Ever since Diego Maradona hung up his boots in 1997, the press and fans alike have been quick to latch onto the skill and promise of young Argentinian forwards, lavishing them with praise and in some of the special players' cases, the title of ‘New Maradona’.
What does it take to become ‘The New Maradona’? When looking through the many players to have received the label, there is generally some correlation.
Skill, check. Goal scoring, check, stature, style, troubled off-field personality? Perhaps. Of the near 20 players to have received the title, some, such as Carlos Marinelli, Diego Buonanotte and Franco Di Santo arguably struggled to possess any of the qualities listed above, yet at one time or another, all wore the ephemeral crown.
For all the guys that didn’t quite make the mark, there were others who did or ‘nearly’ did. Notably Carlos Tevez, Sergio Aguero and Juan Roman Riquelme.
Then, of course, there is Lionel Messi, undoubtedly the best ‘New Maradona’ there has been. Small in stature with unrivalled skill, dribbling and goal-scoring, they both wore 10 for club and country, both captained the national side and both scored freakishly similar goals.
Had Messi taken Argentina all the way in 2014 edition of the World Cup, he would surely have usurped Maradona as Argentina’s golden boy. It could have ushered in an age of who the ‘New Messi’ would be perhaps? Until then here are some notable young pretenders whom you may have forgotten.
In 2001 a 20-year-old Pablo Aimar left River Plate to join Hector Cuper’s Valencia side. Dazzling with a display of mature performances that belied his tender years, he helped his team reach the Champions League final in his debut season.
They eventually went on to lose to Bayern Munich on penalties but Aimar had done enough to show the incoming manager, Rafa Benitez, that he was a player in whom a team should be built around.
The following year Los Che mounted a title challenge that saw them become La Liga winners for the first time in 31 years, owing in large part to the work of Aimar, Ruben Baraja and David Albelda in midfield. Two years later he helped bring home the 2004 UEFA Cup before eventually, injuries took their toll.
For a little while, Aimar faded into obscurity before popping up once more at Benfica, ultimately retiring in 2018, aged 38.
Ariel Ortega was one of the first to be dubbed the ‘New Maradona’. The fact he was picked to star in Alfio Basile’s 1994 Argentina squad and started the last 16 contest against Romania after Maradona had been sent home for failing his drug test seemed a figurative passing over of the baton.
With his low riding socks, El Burrito (The Little Donkey) became an icon, with his superior dribbling ability and playmaking. He excelled in Valencia for a short while before making the switch to Serie A with Sampdoria and then Parma.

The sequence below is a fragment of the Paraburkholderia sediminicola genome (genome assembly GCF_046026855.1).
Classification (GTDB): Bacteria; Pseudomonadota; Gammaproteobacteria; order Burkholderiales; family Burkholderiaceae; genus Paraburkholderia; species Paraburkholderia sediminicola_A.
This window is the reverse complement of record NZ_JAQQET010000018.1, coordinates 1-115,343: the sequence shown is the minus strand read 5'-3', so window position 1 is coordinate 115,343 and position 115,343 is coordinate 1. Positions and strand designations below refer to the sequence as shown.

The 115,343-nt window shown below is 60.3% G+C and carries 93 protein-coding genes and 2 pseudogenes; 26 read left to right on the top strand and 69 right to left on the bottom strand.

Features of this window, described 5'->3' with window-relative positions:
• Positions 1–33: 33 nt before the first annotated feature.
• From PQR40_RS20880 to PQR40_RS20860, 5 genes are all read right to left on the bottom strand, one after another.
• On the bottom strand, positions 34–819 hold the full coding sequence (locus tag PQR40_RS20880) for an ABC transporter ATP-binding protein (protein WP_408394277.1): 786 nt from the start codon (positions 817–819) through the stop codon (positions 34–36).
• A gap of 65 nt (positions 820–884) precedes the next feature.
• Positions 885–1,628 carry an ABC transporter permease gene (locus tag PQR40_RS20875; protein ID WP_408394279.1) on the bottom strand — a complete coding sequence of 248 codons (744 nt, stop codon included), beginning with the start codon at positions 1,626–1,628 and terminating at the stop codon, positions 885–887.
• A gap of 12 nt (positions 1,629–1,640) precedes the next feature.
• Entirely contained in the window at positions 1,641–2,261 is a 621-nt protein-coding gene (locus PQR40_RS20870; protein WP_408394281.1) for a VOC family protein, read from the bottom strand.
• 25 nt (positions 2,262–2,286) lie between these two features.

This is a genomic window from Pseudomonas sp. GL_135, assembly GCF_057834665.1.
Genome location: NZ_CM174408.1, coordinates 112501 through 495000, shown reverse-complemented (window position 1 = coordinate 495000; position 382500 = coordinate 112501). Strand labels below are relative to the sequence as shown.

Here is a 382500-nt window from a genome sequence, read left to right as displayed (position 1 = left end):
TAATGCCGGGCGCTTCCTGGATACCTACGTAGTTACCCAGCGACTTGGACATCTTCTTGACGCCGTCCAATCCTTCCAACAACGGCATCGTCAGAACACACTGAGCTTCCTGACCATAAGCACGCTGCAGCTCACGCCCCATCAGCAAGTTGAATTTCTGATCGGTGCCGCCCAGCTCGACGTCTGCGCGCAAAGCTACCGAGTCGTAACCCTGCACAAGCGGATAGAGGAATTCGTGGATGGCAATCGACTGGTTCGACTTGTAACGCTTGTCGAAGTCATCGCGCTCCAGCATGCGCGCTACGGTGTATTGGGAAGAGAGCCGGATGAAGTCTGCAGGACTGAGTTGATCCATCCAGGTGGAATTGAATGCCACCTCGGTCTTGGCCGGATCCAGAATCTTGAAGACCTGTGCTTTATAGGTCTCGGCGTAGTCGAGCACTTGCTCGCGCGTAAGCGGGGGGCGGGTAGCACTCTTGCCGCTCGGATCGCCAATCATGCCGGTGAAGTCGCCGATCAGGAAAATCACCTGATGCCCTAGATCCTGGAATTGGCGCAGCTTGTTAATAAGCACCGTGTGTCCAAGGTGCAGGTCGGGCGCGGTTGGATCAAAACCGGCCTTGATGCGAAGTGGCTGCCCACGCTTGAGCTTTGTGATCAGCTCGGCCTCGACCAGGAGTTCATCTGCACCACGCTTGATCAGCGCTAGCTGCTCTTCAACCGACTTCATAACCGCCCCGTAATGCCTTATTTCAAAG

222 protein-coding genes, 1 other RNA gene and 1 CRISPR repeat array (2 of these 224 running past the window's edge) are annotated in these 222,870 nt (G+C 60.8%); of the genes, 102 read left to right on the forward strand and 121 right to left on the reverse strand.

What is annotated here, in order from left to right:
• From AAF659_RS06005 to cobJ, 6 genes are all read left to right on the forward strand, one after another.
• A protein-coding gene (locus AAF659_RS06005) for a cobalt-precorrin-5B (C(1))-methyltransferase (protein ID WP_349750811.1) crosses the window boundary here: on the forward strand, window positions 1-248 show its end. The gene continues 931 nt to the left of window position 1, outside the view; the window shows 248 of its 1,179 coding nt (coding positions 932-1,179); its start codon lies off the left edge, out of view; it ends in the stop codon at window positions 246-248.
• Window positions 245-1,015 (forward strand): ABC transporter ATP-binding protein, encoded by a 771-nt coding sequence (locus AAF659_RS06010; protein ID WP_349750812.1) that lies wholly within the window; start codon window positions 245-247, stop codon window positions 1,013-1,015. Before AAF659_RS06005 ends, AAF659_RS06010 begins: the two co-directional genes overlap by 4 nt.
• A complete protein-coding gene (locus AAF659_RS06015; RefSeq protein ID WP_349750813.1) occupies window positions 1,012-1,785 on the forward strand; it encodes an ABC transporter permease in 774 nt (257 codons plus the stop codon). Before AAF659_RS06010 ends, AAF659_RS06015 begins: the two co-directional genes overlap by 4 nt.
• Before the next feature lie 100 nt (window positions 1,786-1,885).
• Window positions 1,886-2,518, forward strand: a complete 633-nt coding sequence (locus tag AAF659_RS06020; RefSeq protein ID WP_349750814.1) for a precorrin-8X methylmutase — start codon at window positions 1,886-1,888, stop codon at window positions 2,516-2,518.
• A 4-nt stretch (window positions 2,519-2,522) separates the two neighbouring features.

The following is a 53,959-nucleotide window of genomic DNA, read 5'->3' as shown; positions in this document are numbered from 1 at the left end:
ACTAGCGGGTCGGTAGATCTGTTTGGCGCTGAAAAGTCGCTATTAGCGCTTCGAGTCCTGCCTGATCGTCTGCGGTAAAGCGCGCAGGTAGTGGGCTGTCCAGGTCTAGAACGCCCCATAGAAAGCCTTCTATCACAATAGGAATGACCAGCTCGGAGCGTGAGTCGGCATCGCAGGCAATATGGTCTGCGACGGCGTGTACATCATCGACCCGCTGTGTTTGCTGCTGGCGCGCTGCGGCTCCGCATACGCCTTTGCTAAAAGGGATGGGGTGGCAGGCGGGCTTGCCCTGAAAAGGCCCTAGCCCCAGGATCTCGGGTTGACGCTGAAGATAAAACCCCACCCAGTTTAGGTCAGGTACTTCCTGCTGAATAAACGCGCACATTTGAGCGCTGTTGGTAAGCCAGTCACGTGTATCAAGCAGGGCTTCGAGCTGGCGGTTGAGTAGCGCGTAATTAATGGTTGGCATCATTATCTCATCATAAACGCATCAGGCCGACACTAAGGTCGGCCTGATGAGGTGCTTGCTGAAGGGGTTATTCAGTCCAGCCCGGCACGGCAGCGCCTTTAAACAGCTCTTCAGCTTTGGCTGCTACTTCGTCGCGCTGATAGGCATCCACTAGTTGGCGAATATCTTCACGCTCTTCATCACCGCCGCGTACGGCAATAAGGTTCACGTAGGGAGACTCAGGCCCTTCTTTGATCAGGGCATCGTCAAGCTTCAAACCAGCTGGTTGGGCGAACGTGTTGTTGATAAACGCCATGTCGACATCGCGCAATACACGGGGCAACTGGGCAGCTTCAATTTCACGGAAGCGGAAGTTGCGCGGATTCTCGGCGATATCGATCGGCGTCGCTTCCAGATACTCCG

However, his time in Italy would be littered with disciplinary issues and Ortega would be sold back to River Plate where he was able to rediscover some of the magic that had made him so coveted.
A loss of form and a troubling spell of alcoholism affected him during a spell with Newells Old Boys in 2006. He would go on to spend time in and out of rehabilitation until ironically, Diego Maradona picked a 36-year-old, Ariel Ortega to play in a friendly against Haiti in 2010 - suggesting perhaps that the former world cup winner saw something of himself in Ortega than just ability.
He may have wanted his playing style to be compared more to that of Carlos Tevez’, but when you play for Napoli and score in a 5-0 demolition of Udinese – resulting in the highest recorded goal margin for the Italian club since Maradona’s side of 1988, comparisons will be made.
So good was Lavezzi for Napoli that Maradona himself claimed that Napoli should take his number 10 shirt out of retirement and give it to the Argentinian. It was during his time at the Neapolitan side that he formed a fearsome strike partnership with Uruguayan Edinson Cavani.
In 2012, Lavezzi would strike two goals in the 3-1 victory over Chelsea in the last 16 of the Champions League. His electric form would eventually see him make a big-money move to Paris Saint-Germain.
However, despite picking up four back to back Ligue 1 titles at PSG, he would lose some of the blistering pace that had troubled defences in Serie A.
Eventually, his place in the starting XI would be taken by new signing and fellow compatriot, Angel Di Maria, allowing a now 30-year-old Lavezzi to make the fashionable decision join the Chinese Super League.
Lavezzi took some time to settle in China, struggling to find the net in his first 10 matches. The goals would eventually come and at the age of 34 and with 35 goals in 75 appearances for Hebei China Fortune, Lavezzi called time on his career.
He may be forgotten by most, but in Napoli, and very much like Diego Maradona before him, he is still idolised.